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Collection Tier:
Tier 3

African ➔ Wedding Necklace

Identifier:
E2007.32.2
Description:
This type of wedding necklace, also known as an engarewa, is made by Maasai women of Southern Kenya. Beaded jewelry has been made by the Maasai people since before the first contact with Europeans. At this time, they used natural materials such as clay, wood, bone, copper, and brass to create the accessories. When trade with Europeans started in the late 1800s, glass beads became the more popular material. The colors and structure of the necklaces can indicate a person's age, social status, marital status, and even whether a woman has given birth to a boy or a girl. Listed below are some examples of what certain colors represent. 

Red: bravery and strength
Blue: energy and the sky
Green: health and the land
Orange and Yellow: friendliness
White: purity
Black: the people of the Maasai tribe and their struggles

Date:
2006
Materials:
Beads, Leather, Wire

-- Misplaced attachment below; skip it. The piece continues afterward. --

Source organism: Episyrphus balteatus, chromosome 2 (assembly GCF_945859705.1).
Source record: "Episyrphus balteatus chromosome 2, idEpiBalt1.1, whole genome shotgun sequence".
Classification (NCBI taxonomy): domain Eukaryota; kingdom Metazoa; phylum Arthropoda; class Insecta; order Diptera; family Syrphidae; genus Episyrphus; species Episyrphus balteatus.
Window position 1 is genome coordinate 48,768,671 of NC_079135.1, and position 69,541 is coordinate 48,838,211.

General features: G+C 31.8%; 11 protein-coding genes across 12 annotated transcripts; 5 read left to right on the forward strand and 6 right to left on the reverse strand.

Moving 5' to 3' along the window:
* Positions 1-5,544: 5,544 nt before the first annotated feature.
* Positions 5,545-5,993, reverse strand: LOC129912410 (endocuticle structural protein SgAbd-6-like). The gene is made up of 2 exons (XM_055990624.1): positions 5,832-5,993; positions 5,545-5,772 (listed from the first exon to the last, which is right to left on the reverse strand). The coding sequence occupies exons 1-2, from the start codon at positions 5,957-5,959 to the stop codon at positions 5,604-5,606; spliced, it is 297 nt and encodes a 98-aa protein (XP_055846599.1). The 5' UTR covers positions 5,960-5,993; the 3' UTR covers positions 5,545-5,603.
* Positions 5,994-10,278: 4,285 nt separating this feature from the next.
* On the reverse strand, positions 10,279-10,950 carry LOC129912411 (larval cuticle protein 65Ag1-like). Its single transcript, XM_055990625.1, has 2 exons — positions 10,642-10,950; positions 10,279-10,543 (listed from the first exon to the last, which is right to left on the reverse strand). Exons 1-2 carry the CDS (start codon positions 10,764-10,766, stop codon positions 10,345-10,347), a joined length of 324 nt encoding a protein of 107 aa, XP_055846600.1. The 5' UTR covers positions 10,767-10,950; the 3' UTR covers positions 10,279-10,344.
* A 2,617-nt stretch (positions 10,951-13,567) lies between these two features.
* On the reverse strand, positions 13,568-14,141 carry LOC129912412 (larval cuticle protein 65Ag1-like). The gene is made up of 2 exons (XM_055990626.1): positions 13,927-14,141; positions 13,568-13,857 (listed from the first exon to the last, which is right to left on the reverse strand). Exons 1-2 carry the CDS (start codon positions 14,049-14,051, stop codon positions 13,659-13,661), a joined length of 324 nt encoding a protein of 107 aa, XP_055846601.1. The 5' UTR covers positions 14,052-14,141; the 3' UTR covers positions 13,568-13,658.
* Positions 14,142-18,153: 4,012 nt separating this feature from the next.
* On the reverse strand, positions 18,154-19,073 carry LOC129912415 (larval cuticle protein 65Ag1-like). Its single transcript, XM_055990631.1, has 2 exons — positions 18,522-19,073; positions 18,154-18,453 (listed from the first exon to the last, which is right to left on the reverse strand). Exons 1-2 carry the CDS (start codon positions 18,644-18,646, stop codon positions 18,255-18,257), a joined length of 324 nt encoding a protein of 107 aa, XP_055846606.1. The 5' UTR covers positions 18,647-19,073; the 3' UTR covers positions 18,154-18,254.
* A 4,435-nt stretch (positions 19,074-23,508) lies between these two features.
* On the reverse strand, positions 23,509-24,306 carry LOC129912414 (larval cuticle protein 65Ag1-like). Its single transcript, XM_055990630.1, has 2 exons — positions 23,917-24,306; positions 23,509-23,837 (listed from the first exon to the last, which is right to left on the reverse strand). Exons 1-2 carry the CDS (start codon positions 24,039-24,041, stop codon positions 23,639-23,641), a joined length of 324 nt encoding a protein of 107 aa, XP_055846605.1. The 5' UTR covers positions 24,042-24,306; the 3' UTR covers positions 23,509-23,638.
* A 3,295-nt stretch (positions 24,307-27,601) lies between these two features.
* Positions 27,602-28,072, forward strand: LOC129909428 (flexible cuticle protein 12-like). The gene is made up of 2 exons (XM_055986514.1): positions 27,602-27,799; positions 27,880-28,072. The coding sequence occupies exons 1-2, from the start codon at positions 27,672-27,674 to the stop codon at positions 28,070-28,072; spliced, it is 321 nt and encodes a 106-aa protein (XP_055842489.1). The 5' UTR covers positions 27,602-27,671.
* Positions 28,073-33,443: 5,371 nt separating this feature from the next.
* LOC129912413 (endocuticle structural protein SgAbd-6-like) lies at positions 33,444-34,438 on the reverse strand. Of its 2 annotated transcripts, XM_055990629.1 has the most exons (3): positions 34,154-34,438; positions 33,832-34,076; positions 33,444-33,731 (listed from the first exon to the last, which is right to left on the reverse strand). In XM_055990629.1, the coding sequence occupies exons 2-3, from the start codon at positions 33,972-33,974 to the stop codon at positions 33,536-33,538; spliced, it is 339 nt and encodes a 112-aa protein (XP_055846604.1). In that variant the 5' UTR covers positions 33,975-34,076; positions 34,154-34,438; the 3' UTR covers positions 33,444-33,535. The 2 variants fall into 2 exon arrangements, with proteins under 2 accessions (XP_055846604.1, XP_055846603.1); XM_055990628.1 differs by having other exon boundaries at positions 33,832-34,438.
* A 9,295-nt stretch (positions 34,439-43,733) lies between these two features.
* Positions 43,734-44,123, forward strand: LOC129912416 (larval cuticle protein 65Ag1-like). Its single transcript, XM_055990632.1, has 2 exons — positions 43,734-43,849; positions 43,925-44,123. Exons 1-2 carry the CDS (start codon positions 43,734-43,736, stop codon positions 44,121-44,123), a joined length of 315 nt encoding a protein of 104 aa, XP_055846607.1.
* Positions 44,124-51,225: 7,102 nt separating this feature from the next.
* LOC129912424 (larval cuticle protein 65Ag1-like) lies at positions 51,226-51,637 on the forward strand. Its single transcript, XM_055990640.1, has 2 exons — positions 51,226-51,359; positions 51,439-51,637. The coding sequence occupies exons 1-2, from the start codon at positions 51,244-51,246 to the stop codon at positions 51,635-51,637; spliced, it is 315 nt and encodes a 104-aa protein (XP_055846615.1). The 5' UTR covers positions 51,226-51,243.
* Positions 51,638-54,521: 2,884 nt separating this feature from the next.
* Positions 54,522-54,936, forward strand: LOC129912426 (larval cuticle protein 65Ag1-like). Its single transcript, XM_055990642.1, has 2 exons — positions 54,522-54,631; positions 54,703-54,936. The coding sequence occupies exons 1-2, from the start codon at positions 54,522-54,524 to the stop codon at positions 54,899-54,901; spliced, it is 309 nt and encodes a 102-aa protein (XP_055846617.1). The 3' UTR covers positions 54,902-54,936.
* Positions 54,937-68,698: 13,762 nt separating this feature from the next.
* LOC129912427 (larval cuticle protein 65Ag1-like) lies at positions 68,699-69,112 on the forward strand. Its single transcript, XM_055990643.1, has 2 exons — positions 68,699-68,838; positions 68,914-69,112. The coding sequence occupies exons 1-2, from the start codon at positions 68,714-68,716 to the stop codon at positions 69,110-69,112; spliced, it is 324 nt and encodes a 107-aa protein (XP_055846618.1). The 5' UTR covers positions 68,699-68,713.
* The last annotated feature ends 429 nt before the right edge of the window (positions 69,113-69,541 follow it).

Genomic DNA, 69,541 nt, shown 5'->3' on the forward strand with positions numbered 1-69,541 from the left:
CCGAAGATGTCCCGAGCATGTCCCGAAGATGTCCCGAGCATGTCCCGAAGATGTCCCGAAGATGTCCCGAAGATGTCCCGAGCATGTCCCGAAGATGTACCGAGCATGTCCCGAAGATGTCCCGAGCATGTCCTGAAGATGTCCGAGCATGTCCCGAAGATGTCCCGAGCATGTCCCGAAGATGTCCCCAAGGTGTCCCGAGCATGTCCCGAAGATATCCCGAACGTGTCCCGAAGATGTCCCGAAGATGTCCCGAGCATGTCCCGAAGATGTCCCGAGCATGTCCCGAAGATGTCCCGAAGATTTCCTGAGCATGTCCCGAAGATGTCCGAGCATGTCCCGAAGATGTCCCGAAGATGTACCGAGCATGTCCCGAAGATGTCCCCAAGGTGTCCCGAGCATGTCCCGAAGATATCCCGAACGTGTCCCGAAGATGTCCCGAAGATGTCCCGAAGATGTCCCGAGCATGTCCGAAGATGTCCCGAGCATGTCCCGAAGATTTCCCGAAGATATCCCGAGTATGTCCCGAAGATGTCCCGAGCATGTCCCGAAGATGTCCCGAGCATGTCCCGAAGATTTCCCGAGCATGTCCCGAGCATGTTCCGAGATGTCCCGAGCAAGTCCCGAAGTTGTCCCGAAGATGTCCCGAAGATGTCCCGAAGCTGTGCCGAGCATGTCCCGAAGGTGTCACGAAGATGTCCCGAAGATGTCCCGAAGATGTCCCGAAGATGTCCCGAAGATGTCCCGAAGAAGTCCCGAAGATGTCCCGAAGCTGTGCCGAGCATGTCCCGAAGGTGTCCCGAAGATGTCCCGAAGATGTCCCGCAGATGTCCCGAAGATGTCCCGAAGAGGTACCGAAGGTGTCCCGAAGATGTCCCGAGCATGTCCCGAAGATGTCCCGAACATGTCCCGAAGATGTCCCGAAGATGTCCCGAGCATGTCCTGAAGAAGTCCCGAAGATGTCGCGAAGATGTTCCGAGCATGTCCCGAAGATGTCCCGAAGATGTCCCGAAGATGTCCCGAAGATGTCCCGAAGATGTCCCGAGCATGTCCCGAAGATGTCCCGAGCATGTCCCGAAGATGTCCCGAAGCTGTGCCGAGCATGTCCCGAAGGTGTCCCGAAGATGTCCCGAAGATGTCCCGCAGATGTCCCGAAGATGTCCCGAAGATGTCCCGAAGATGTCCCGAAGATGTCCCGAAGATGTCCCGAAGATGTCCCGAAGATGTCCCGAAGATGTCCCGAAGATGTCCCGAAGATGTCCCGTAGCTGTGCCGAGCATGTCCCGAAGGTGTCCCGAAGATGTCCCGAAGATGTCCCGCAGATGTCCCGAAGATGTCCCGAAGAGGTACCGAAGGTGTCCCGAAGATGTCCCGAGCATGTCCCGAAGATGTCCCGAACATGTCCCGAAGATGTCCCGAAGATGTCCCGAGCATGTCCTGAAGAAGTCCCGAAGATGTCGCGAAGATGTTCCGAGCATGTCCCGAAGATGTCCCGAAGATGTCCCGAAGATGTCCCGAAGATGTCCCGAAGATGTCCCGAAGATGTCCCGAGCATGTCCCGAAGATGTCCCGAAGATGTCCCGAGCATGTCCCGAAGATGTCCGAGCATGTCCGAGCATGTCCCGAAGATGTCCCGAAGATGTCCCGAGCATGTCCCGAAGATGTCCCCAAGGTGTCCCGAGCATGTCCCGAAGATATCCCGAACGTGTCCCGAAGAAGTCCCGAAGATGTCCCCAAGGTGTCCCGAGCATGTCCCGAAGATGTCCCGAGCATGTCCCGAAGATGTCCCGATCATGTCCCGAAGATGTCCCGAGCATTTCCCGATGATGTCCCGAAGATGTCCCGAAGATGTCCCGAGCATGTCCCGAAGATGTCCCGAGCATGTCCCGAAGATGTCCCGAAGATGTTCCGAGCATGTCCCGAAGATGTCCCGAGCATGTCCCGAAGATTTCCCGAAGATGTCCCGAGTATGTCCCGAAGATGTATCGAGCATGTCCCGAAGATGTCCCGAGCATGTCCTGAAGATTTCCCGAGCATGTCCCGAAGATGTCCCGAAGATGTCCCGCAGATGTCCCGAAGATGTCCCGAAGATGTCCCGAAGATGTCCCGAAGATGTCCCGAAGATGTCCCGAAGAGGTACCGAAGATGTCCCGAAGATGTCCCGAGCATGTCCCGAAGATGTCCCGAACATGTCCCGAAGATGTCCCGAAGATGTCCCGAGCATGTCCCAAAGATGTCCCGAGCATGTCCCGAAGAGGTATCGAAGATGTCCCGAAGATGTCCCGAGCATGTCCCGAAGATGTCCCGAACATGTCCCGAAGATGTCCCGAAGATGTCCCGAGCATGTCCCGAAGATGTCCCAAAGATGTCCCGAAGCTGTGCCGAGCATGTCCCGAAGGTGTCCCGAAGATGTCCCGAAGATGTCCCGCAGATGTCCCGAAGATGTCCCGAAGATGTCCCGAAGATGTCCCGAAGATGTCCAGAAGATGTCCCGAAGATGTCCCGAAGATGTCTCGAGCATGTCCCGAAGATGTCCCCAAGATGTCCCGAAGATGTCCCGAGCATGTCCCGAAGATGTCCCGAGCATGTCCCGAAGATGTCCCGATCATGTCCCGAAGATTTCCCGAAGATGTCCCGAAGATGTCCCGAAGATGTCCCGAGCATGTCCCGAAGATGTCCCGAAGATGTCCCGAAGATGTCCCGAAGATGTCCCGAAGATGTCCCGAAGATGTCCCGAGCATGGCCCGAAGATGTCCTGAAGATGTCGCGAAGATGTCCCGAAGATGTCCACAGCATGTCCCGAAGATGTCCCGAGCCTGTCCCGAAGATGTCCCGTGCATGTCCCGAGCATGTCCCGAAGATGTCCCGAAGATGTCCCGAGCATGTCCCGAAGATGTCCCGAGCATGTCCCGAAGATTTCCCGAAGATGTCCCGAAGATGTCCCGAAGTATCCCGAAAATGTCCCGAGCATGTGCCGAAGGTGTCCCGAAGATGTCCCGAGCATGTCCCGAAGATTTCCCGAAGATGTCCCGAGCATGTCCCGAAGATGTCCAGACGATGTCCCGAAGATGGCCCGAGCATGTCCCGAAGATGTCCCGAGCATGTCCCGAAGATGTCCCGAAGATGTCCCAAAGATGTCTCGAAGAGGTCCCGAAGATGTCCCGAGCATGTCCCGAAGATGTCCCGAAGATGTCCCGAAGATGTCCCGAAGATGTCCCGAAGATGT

Dimensions:
13" h
Current Location Status:
Education Program
Source:
Museum Purchase
Rights:

Exhibit/Program
Discovery Kit: Jewelry (October 14 2019)

Discovery Kits include a variety of artifacts and specimens from the Museum’s Collection that allow students to investigate global and local objects. The Collections support the Museum’s mission of inspiring curiosity and discovery around science, history, and culture. Each kit includes objects from the Museums archives, helpful resources and suggested activities. Discovery Kits are a great way for teachers to incorporate primary source and object-based learning into the classroom or as a way to prepare for or extend a Museum visit.


Maker/Donor
Bayard Gallery of Fine African-American Art